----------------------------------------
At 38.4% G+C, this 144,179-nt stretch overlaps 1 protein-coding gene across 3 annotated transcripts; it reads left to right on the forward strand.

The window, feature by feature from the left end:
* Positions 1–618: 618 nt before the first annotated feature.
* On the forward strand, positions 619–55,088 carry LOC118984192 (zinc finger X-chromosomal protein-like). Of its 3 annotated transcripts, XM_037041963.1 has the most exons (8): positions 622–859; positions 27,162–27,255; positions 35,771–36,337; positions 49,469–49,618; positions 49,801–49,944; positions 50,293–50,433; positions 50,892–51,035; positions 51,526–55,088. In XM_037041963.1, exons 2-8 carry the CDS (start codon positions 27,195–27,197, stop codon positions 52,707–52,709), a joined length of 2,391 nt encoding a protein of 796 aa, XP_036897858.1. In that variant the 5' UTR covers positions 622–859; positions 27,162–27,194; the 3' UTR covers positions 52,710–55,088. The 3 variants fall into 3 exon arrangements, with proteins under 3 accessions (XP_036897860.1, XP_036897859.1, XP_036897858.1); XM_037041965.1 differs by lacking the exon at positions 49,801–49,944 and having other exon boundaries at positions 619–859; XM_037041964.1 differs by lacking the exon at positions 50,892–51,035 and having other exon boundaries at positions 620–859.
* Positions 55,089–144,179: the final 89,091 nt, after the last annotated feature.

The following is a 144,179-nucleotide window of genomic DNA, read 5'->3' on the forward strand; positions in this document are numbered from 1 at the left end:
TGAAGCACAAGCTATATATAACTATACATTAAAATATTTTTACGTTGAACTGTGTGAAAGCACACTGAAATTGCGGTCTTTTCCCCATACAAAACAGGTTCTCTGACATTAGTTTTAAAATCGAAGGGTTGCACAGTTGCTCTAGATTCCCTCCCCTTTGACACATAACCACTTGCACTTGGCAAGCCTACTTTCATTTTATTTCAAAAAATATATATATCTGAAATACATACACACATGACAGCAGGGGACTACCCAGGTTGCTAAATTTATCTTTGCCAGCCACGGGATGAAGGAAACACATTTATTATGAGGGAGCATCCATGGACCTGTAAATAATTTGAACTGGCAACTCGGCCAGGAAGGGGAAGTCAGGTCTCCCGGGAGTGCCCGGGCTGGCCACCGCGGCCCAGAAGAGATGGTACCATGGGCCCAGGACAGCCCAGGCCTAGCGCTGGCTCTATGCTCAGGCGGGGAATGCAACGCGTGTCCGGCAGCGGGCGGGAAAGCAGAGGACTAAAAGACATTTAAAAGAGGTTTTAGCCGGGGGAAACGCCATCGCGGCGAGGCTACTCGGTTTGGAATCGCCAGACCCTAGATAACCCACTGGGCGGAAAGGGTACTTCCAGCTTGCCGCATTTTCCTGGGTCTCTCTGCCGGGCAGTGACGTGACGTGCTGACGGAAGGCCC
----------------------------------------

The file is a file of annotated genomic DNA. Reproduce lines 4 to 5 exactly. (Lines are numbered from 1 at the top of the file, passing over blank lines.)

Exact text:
* On the forward strand, positions 619–55,088 carry LOC118984192 (zinc finger X-chromosomal protein-like). Of its 3 annotated transcripts, XM_037041963.1 has the most exons (8): positions 622–859; positions 27,162–27,255; positions 35,771–36,337; positions 49,469–49,618; positions 49,801–49,944; positions 50,293–50,433; positions 50,892–51,035; positions 51,526–55,088. In XM_037041963.1, exons 2-8 carry the CDS (start codon positions 27,195–27,197, stop codon positions 52,707–52,709), a joined length of 2,391 nt encoding a protein of 796 aa, XP_036897858.1. In that variant the 5' UTR covers positions 622–859; positions 27,162–27,194; the 3' UTR covers positions 52,710–55,088. The 3 variants fall into 3 exon arrangements, with proteins under 3 accessions (XP_036897860.1, XP_036897859.1, XP_036897858.1); XM_037041965.1 differs by lacking the exon at positions 49,801–49,944 and having other exon boundaries at positions 619–859; XM_037041964.1 differs by lacking the exon at positions 50,892–51,035 and having other exon boundaries at positions 620–859.
* Positions 55,089–144,179: the final 89,091 nt, after the last annotated feature.